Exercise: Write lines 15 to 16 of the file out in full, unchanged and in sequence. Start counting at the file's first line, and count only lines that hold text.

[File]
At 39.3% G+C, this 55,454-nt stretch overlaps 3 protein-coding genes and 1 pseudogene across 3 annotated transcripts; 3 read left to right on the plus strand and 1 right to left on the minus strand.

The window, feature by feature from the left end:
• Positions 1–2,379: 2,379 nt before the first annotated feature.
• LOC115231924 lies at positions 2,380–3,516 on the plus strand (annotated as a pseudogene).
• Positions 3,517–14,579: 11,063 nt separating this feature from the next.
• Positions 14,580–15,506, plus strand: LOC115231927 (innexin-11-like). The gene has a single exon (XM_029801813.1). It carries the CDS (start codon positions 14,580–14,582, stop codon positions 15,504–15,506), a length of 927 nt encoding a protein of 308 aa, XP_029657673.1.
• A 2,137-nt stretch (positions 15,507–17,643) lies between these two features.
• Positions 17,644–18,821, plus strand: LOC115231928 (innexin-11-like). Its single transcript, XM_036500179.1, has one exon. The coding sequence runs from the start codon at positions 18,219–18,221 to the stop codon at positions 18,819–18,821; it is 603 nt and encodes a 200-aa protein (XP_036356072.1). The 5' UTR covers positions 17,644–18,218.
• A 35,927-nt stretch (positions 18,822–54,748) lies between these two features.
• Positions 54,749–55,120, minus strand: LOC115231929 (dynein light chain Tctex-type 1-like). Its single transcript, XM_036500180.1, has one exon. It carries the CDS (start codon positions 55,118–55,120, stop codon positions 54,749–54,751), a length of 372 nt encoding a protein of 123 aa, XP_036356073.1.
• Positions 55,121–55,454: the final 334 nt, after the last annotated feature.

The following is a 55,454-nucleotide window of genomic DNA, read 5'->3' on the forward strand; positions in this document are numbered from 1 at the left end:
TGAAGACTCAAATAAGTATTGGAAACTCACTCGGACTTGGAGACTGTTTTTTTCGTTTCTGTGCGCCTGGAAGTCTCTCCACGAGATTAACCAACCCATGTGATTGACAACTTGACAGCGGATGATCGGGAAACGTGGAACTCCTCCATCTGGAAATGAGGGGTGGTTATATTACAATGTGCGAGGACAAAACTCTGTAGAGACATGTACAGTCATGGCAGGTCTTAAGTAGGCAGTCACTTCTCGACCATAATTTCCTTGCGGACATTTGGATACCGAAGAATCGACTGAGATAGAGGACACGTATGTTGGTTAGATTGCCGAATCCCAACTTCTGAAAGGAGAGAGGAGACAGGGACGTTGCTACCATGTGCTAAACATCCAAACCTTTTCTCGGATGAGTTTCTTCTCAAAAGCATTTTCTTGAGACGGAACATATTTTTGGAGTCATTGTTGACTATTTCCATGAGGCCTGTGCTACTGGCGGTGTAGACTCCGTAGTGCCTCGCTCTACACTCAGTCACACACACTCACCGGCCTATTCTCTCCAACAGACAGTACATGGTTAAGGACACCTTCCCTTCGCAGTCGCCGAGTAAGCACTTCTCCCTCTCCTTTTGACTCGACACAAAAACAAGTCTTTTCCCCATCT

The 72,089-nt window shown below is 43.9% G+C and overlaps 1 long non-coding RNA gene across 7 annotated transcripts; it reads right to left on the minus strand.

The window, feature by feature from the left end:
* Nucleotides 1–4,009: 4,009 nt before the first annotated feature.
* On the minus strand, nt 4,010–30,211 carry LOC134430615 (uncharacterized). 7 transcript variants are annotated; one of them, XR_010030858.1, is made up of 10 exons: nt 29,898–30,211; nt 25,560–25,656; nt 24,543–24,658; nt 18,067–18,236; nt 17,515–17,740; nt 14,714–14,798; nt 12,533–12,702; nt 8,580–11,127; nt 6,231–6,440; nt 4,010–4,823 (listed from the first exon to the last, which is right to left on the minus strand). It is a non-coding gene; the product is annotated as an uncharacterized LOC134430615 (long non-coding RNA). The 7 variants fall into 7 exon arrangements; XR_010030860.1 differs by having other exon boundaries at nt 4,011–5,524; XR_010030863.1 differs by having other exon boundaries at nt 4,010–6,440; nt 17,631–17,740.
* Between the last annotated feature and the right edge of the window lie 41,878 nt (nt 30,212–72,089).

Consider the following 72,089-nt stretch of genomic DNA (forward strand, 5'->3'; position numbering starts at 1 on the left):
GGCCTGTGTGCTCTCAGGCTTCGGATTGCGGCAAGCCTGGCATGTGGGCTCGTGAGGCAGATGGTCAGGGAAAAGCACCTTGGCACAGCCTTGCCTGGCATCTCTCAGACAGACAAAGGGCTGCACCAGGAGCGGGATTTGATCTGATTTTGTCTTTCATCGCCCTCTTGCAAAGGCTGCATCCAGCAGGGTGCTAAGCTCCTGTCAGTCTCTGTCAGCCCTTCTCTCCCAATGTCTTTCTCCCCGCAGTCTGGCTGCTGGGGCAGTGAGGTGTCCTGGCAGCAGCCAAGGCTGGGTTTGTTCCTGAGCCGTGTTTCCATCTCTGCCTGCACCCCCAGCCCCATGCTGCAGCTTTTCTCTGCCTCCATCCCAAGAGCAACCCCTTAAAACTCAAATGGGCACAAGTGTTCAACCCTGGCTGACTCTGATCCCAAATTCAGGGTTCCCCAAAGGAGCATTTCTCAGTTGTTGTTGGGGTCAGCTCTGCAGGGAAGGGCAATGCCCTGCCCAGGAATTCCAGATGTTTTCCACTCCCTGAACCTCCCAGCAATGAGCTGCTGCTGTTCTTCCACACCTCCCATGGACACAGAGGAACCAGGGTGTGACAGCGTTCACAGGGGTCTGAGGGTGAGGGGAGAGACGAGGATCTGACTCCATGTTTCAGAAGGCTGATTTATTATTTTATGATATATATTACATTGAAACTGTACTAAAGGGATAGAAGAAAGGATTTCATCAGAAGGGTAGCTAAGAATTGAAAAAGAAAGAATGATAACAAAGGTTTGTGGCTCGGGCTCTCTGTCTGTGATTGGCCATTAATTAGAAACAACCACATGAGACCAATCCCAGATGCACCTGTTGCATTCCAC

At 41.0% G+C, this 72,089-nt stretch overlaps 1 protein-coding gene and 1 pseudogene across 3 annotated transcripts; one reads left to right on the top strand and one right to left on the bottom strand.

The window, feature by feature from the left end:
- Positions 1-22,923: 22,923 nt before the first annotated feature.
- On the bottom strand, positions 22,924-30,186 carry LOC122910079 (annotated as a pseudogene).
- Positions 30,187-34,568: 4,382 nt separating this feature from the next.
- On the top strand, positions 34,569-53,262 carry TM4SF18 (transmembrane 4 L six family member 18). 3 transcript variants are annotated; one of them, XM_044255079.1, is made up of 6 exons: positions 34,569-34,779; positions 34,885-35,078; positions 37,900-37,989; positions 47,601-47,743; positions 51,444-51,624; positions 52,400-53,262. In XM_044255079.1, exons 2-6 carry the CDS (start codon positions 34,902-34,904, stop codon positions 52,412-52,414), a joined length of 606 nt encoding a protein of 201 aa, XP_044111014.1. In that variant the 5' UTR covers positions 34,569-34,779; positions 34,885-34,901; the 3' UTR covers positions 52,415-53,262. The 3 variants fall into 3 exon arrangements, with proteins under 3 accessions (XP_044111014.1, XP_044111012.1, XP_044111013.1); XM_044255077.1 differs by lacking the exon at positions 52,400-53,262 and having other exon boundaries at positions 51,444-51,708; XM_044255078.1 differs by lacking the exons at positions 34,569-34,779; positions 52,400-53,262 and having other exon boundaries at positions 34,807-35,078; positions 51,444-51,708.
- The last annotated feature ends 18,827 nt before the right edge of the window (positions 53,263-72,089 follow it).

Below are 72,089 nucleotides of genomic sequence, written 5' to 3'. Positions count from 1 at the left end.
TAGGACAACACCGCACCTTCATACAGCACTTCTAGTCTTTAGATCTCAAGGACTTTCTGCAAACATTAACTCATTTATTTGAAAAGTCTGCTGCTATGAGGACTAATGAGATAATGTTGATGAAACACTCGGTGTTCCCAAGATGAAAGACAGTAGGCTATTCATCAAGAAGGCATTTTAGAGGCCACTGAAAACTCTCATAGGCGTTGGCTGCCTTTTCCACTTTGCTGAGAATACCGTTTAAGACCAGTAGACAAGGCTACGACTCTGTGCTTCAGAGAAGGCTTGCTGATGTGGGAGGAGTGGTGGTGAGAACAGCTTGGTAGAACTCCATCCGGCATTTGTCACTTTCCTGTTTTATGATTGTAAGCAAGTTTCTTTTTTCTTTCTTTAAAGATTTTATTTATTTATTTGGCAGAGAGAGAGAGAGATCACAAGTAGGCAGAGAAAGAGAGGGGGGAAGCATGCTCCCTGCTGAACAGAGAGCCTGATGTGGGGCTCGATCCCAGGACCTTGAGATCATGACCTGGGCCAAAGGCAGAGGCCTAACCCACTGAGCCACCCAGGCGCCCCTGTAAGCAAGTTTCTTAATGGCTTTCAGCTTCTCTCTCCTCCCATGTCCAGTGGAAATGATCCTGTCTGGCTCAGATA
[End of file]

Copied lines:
The window, feature by feature from the left end:
* Nucleotides 1–4,009: 4,009 nt before the first annotated feature.